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Darla, Spanky, Miss Jones, Porky, Alfalfa, Buckwheat

Production Notes[]

Length: One Reel
Producer: Hal Roach
Director: Gordon Douglas
Photography: Art Lloyd
Editor: Bert Jordan
Titles: None
Released: April 3, 1937
Studio: M-G-M

Main Cast[]

Supporting Cast[]

The Short[]

Plot: The boys at Adams Street Grammar School have no interest in observing Valentine's Day, and to prove it to the girls, they found the He-Man Woman-Haters' Club in order to serve as their united front against the holiday. However, Darla finds a chink in their armor by winking at Alfalfa and giving him an invitation to lunch to exchange Valentines. Spanky decides to teach his wayward buddy a lesson by tampering with their lunch as the two make googly eyes at each other on the playground. Spanky and Buckwheat put a slice of soap in Alfalfa's sandwich and substitute liquid soap for the cream in his cream puff. This makes for a very difficult lunch and hard to digest meal for the would-be Romeo. Meanwhile, Alfalfa tries to bear through lunch as pleasantly as possible without offending Darla. Back in class, she encourages him to sing as she plays the piano. After a drink of water, Alfalfa sings "Let Me Call You Sweet Heart" as soap bubbles flow from his lips to the stunned surprise of Darla and Miss Jones and the hysterical delight of the class. As Alfalfa runs from the room, the vindicated Spanky tears up the Valentine to Alfalfa.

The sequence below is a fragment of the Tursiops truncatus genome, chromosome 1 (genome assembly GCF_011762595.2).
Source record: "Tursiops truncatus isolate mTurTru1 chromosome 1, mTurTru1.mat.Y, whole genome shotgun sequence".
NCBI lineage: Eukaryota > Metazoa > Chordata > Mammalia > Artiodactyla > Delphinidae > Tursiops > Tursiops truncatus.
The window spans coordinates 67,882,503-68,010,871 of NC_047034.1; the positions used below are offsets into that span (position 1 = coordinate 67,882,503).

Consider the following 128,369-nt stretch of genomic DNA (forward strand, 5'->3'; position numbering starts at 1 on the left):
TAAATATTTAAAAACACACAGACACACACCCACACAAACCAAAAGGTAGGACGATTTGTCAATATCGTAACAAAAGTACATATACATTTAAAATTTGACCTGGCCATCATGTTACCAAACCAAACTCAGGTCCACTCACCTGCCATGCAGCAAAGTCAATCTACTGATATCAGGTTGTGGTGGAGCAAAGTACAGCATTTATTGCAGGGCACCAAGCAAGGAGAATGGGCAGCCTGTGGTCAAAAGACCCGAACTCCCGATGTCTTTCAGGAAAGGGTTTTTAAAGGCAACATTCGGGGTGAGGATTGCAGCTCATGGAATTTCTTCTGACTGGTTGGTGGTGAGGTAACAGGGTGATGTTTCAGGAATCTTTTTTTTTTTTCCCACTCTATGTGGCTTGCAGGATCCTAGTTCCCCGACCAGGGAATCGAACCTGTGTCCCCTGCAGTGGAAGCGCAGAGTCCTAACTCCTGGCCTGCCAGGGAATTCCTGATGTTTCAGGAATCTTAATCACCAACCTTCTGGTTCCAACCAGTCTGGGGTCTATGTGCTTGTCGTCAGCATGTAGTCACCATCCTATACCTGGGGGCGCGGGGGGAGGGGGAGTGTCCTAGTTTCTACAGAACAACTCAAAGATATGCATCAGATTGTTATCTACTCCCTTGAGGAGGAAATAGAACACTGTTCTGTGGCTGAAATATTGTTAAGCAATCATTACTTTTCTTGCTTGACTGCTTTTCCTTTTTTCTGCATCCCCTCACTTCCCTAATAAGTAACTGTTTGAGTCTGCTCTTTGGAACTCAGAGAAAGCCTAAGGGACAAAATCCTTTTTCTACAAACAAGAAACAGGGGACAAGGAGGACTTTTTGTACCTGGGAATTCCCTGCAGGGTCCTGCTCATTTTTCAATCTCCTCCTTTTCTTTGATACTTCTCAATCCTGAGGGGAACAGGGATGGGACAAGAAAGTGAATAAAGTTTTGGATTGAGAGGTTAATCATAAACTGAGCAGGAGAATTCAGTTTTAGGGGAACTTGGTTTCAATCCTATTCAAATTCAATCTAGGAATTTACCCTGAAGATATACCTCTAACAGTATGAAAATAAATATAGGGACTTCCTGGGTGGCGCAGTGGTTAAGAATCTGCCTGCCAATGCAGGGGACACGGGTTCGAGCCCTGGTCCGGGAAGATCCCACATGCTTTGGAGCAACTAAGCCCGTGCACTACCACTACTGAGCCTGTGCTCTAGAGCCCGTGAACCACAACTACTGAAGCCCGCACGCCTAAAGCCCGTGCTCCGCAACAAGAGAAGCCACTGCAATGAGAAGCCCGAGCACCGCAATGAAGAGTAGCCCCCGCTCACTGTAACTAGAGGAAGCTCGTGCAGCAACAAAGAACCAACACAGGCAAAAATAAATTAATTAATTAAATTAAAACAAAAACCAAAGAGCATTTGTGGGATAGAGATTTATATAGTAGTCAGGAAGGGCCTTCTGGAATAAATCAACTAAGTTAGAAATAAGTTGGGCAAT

• The lunch and bubble sequence of this short was recreated for The Little Rascals movie.
  • The He-Man Woman-Haters' Club is possibly inspired by the 1934 Columbia Pictures short subject "Woman Haters." Silent Film star Fatty Arbuckle also released a short, "The Woman-haters," in 1913.
  • Alfalfa's stunned reaction to Darla telling him he has "personality" harkens back to Sprucin' Up when Alfalfa tells Spanky the secret of his success with girls.
  • As an adult, Darla Jean Hood confessed to having a bigger crush on George McFarland who played Spanky because she was often more terrified of Carl Switzer due to his backstage rants. She later adds that Carl's (Alfalfa's) real-life father possibly encouraged his son's unruly behavior.
  • This and four other shorts were later remade by King World in clay animation form, using the original soundtracks from the films.
  • A few seconds of this short was heard at the beginning of the REO Speedwagon song "Tough Guys", from the band's 1980 album "Hi Infidelity."